Diagnostics allows for quicker trouble shooting, leading to lower maintenance costs and reduced downtime
Using IO-Link delivers all of the strengths of networked I/O as well as additional benefits:
I/O Hubs allow for scalability
Smart devices can be incorporated into your system
Increased diagnostics from intelligent devices
Reduced costs and downtime
Inductive Coupling for non-contact connection
Many people are using inductive coupling technology to provide a non-contact connection for their devices. This method allows you to pass both power and signal across an air gap making it ideal for replacing slip rings or multi-pin connectors in many applications. This provides some great options for industry to gain benefits in these areas such as:
Reduced wear since there is no physical connection
Faster change over
Reduced downtime due to the elimination of damaged connector pins
For more information on connectivity and I/O architecture solutions please visit www.balluff.com.
New automation products hit the market every day and each device requires the correct cable to operate. Even in standard cables sizes, there are a variety of connector types that correspond with different applications.
When choosing a cable, it is essential to choose the correct size, length, number of connectors, pinout, and codes for your application. This post will review cable codes, which signify different capabilities and uses for a cable. Cables that are coded differently will have different specifications and electrical features, corresponding to their intended uses. To distinguish between the different styles of cable, each connector has a different keyway, as shown in Figure 1. This is to prevent a cable from being used in an incorrect application.
There are a wide variety of cable codings used for different purposes. Below are the five most common M12 cable codes and their uses. They are as follows:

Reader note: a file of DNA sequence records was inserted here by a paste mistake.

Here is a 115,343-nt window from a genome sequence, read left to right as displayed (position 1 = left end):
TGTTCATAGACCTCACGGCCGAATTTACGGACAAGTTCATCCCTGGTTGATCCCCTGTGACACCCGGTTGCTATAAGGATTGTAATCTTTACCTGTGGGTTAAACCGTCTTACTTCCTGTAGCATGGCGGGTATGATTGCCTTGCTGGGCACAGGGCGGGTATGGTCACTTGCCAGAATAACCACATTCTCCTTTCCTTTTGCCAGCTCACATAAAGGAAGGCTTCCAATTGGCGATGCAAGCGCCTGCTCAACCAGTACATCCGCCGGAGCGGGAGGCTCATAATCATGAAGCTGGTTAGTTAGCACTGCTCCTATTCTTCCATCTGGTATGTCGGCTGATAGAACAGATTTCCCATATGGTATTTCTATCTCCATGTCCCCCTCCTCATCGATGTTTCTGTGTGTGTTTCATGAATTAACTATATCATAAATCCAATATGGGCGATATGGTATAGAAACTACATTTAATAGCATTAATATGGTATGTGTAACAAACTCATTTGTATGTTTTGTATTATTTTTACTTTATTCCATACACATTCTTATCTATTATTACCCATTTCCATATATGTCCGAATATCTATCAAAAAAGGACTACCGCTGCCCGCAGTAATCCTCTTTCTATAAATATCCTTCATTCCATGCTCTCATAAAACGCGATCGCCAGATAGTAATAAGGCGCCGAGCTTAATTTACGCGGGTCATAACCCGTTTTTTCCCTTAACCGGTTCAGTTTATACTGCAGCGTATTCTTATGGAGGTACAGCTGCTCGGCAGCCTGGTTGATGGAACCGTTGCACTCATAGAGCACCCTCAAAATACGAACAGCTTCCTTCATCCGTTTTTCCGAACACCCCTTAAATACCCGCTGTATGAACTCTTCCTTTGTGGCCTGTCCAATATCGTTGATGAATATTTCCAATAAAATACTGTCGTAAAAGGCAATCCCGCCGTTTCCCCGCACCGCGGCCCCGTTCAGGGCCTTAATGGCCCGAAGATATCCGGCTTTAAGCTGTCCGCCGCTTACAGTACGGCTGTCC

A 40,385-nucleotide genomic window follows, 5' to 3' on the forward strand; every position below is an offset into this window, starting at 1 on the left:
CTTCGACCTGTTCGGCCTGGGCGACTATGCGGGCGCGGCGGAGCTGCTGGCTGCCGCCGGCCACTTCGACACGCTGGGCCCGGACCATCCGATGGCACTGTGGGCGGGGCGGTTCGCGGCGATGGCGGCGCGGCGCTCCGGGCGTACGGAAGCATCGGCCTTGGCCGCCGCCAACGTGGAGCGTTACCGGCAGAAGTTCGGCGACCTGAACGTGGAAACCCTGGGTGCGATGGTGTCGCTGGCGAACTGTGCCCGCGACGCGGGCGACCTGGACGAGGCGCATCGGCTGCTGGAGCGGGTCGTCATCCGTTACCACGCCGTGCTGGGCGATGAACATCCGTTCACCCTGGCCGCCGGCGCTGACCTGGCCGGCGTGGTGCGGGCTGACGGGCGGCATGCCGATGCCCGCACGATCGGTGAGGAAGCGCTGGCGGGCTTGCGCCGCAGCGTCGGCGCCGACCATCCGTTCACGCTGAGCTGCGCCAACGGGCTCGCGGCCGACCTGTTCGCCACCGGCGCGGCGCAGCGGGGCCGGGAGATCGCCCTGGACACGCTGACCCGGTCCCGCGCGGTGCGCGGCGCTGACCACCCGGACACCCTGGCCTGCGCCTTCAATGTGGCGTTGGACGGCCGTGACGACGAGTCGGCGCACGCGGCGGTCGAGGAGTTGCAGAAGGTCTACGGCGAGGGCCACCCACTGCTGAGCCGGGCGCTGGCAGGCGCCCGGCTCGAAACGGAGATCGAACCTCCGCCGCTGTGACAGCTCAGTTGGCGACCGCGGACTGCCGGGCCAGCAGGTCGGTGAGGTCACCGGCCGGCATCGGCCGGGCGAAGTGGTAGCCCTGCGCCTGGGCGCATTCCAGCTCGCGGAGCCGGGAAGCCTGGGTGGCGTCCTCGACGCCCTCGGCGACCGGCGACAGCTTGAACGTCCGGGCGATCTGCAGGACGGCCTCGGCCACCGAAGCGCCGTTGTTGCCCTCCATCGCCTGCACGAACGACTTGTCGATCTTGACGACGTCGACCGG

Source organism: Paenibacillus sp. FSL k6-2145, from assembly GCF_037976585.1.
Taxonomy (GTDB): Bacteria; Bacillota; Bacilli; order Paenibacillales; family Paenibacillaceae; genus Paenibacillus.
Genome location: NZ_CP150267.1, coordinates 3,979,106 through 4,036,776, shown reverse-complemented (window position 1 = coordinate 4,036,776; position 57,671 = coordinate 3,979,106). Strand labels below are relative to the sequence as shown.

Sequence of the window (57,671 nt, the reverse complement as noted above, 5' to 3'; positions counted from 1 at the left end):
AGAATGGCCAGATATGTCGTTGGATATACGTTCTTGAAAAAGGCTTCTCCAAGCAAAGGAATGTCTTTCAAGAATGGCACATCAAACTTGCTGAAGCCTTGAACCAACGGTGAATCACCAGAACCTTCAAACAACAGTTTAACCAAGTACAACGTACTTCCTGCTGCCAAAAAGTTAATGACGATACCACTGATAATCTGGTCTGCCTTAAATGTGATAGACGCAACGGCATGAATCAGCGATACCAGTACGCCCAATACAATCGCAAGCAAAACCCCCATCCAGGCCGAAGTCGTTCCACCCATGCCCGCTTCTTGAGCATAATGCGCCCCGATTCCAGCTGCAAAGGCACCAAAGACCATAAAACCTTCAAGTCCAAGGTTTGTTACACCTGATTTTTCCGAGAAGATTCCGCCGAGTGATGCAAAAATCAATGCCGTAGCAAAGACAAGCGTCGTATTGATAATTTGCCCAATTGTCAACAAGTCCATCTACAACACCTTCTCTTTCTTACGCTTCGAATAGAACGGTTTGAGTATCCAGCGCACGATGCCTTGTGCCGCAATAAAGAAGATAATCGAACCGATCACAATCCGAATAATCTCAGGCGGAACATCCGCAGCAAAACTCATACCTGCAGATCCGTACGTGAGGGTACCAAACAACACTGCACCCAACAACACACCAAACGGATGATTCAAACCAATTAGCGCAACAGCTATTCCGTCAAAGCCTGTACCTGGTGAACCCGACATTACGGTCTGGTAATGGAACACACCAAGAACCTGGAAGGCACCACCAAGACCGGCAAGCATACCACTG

A-coded connectors are the most common style of connector. These are used for sensors, actuators, motors, and most other standard devices. A-coded connectors can vary in its number of pins, anywhere between two pins and 12 pins.
B-coded connectors are mostly used in network cables for fieldbus connections. Most notably, this includes systems that operate with Profibus. B-coded connectors typically have between three and five pins.
C-coded connectors are less common than the others. These connectors are primarily used with AC sensors and actuators. They also have a dual keyway for added security, ensuring that this connector will not be accidentally used in the place of another cable. C-coded connectors have between three and six pins.
D-coded connectors are typically used in network cables for Ethernet and ProfiNet systems. D-coded connectors transfer data up to 100 Mb. These connectors typically provide three to five pins.
X-coded connectors are a more recent advancement of the cables. They are growing in popularity due to their ability to transfer large amounts of data at high speeds. X-coded cables transfer data up to 1 Gb. These are ideal for high-speed data transfer in industrial applications. While the other coded cables typically vary in number of connectors, X-coded cables will always have eight pins.
Using high-durability cables in application environments with high temperatures, weld spatter, or washdown areas improves manufacturing machine up-time.
It is important to choose a cable that matches your specific application requirements.